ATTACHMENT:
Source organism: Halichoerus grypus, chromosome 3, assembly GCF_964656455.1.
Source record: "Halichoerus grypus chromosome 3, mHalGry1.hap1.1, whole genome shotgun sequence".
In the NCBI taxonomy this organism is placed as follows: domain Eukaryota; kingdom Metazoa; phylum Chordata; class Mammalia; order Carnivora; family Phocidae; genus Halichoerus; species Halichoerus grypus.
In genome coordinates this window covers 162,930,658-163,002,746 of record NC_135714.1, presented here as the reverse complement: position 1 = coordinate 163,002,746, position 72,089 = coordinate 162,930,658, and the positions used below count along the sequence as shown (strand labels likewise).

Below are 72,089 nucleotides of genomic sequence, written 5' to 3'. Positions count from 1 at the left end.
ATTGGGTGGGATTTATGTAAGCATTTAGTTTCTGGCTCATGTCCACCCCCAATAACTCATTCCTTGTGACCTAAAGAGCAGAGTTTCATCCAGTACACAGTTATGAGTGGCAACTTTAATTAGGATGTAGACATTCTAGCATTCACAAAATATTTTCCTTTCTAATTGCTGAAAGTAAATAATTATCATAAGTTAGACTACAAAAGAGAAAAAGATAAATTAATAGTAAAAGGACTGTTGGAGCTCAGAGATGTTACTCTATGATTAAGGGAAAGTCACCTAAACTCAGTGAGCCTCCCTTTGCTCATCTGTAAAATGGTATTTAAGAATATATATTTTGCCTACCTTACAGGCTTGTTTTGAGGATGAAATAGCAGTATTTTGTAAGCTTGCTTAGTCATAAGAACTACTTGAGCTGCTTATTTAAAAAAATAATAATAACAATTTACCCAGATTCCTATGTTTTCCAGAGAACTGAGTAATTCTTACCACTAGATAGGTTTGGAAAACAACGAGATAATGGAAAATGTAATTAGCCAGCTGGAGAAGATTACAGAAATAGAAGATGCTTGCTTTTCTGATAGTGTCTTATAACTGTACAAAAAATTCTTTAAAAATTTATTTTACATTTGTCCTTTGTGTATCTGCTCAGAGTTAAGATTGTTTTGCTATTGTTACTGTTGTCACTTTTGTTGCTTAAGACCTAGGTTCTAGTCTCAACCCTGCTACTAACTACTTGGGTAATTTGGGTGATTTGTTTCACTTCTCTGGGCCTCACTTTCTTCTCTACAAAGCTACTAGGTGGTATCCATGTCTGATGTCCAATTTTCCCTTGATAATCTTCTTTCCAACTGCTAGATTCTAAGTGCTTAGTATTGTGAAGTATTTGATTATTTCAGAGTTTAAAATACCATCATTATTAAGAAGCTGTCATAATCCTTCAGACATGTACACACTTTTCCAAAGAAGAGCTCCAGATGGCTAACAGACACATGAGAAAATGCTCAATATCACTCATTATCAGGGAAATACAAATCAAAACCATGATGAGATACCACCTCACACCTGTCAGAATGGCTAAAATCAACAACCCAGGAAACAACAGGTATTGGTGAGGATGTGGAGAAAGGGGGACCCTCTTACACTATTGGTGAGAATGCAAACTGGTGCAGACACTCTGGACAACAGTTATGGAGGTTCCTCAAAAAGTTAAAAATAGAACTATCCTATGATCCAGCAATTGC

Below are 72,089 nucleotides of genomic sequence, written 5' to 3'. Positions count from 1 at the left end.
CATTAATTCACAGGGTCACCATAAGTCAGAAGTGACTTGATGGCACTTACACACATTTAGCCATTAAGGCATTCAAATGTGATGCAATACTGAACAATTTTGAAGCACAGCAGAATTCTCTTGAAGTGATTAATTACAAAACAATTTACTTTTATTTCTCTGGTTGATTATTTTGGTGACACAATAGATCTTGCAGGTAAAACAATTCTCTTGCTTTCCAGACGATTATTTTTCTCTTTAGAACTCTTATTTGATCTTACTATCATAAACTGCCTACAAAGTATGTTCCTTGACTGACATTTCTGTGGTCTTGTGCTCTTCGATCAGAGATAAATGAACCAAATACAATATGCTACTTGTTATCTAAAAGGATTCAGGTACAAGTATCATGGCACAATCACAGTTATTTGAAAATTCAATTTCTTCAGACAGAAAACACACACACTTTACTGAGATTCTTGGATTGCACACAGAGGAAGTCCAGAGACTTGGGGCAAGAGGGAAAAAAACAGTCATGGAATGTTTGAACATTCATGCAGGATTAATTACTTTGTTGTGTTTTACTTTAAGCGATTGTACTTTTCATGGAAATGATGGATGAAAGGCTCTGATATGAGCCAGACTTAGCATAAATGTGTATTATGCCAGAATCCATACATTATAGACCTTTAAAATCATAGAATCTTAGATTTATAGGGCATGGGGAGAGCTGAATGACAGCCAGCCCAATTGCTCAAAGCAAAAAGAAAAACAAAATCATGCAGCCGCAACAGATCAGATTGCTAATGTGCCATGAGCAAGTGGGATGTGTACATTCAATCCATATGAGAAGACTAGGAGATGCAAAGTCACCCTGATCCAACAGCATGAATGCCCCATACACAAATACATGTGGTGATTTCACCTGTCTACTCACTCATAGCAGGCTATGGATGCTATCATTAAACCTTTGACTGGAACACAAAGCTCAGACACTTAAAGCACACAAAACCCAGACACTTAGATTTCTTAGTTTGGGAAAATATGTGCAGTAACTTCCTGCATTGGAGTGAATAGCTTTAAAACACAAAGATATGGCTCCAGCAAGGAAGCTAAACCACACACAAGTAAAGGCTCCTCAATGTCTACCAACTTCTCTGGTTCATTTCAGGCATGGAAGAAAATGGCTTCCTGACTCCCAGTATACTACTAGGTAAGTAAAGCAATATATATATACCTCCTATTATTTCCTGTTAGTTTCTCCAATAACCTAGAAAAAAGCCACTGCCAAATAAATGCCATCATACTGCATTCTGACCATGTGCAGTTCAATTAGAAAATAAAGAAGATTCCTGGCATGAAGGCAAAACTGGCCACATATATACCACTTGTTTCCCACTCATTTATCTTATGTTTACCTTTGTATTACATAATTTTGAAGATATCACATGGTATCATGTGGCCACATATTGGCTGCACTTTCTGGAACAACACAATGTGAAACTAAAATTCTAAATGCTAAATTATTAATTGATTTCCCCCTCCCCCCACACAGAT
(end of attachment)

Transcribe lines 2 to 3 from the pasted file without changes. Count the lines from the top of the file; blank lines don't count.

Source record: "Halichoerus grypus chromosome 3, mHalGry1.hap1.1, whole genome shotgun sequence".
In the NCBI taxonomy this organism is placed as follows: domain Eukaryota; kingdom Metazoa; phylum Chordata; class Mammalia; order Carnivora; family Phocidae; genus Halichoerus; species Halichoerus grypus.